Vitamin D-rich foods: eel, salmon, trout, tuna, mushrooms, and eggs, or fortified foods
Iron–As discussed in this article, high level gymnasts should be their iron levels check at least yearly to screen for iron insufficiency or iron deficiency anemia. Not only is iron involved in blood oxygenation, but it is involved in the synthesis of serotonin which is a “happy hormone”. From a PMS standpoint, there is one study that looked at participants iron intakes (heme from animals vs nonheme from plants/supplements) over 10 years and found that those who had a higher intake of nonheme iron had lower risk of PMS. These studies are difficult to draw conclusions from because A) 10 years is a long time and B) there are likely so many other confounding factors here aside from the kind of iron in a person’s diet. Specifically supplementing iron for PMS symptoms is unlikely to be helpful (and too much iron is not good), but getting a variety of iron-rich foods in the diet with regularity and checking labs yearly is something I’d recommend for all gymnasts.
Iron-rich foods: red meat (beef, lamb), dark poultry (turkey, chicken thighs), legumes, spinach, egg yolk, raisins, fortified cereal
Magnesium–This mineral is involved in many processes in the body like bone mineralization, muscle protein synthesis, nerve regulation, blood glucose control, blood pressure regulation, and so much more. For PMS, one study showed that daily supplementation of 200 magnesium oxide per day reduced complaints of weight gain, swelling, breast tenderness, and bloating after 2 months vs placebo. From a nutrition perspective, this is a very low dose of magnesium and most athlete are already found to be magnesium depleted, so likely a safe option that may or may not help with actual PMS symptoms (bloating, etc) that the gymnast worries the most about.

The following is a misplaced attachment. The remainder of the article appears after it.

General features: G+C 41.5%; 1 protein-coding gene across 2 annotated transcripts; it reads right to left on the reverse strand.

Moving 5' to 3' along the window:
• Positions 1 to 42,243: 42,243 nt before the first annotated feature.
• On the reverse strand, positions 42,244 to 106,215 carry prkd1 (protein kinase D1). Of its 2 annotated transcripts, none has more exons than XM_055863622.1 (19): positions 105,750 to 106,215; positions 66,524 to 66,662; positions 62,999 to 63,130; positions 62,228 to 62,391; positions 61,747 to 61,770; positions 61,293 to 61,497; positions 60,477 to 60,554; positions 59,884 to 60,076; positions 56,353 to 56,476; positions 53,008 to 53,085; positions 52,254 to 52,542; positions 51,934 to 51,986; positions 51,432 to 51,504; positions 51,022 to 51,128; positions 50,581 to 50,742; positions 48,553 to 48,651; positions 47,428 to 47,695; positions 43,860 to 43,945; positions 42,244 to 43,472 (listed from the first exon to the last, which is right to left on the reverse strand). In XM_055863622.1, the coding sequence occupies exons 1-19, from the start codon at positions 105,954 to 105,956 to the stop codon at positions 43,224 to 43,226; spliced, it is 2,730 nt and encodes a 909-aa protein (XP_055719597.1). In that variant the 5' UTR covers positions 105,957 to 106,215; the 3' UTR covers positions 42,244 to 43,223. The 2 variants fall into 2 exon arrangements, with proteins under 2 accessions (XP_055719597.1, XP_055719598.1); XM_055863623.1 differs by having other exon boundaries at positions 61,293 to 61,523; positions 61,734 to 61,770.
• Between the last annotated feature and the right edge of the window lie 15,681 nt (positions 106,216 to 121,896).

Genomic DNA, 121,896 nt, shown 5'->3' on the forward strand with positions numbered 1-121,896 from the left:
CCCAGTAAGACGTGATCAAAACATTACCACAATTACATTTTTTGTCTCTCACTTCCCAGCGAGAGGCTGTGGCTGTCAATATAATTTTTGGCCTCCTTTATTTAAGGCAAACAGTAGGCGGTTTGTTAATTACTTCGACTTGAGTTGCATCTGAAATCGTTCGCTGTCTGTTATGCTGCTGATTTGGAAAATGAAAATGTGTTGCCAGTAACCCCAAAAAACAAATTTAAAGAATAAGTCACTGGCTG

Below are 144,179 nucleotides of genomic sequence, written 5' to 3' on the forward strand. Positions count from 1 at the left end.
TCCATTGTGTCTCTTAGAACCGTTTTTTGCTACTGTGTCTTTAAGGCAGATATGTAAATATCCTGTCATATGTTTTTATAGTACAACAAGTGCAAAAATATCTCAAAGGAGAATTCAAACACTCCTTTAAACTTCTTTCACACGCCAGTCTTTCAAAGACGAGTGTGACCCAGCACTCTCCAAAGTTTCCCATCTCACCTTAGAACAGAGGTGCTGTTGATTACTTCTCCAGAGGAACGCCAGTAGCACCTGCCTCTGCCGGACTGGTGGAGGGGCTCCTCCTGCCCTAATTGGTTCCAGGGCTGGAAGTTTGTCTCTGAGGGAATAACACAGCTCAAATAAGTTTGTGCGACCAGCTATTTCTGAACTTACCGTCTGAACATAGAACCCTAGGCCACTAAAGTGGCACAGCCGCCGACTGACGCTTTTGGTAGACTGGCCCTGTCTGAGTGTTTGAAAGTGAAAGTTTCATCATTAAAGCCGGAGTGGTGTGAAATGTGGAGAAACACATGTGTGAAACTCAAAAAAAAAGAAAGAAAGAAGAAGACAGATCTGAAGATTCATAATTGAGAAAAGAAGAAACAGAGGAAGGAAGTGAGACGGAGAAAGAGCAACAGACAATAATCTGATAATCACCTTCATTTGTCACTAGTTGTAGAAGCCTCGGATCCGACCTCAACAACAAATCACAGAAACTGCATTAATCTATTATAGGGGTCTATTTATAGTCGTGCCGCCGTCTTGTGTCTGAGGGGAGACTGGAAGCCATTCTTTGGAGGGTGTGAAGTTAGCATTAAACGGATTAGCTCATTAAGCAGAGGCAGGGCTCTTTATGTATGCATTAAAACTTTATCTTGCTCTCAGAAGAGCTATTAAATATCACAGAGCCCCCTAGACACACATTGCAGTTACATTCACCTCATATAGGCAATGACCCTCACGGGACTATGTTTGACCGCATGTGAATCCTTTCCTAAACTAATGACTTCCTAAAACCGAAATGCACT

Magnesium-rich foods: dark leafy greens, nuts, seeds, fish, beans and legumes, whole grains, avocados, and low-fat dairy
B Vitamins– The B vitamins are known as the “energy vitamins” and play a huge role in day-to-day life. They are involved in energy metabolism, maintaining healthy hair/skin/nails, nervous system function, and much more. Two specific B vitamins (thiamin and riboflavin) have been studies related to PMS and there is a possible reduction in development of symptoms with higher dietary intakes. Again, these are weak studies that are difficult to make conclusions from but adding food sources rich in the B vitamins to the diet will do no harm.
Vitamin B6 is involved in the synthesis of two neurotransmitters, serotonin and dopamine, which both affect mood. Some theories support that low vitamin B6 may cause high levels of prolactin which can increase edema (water retention) and some of the mood symptoms associated with PMS. There is more research on this vitamin for PMS compared to the others, but again it’s hard to draw conclusions.
There is limited evidence that higher intakes of dietary B6 (from food, not supplements) is associated with lower levels of PMS in women.
riboflavin-rich foods: fortified cereals, almonds, organ meats, whole grains, wheat germ, mushrooms, soybeans, dairy products, eggs, and dark green vegetable
Thiamine-rich foods: fortified cereals, legumes, nuts, and red meat
Vitamin B6-rich foods: meat, poultry, fatty fish, whole grains, fortified cereals, soybeans, avocados, baked potato with skin, bananas, and peanuts
Foods to Possibly Lessen for PMS
If you “google” how to lessen PMS, you’ll often come across lists of foods to increase and reduce. You’ll read things like “reduce sodium, sugar, caffeine, and alcohol”, but we should be careful giving this kind of blanket advice to gymnasts who are likely already micromanaging their nutrition.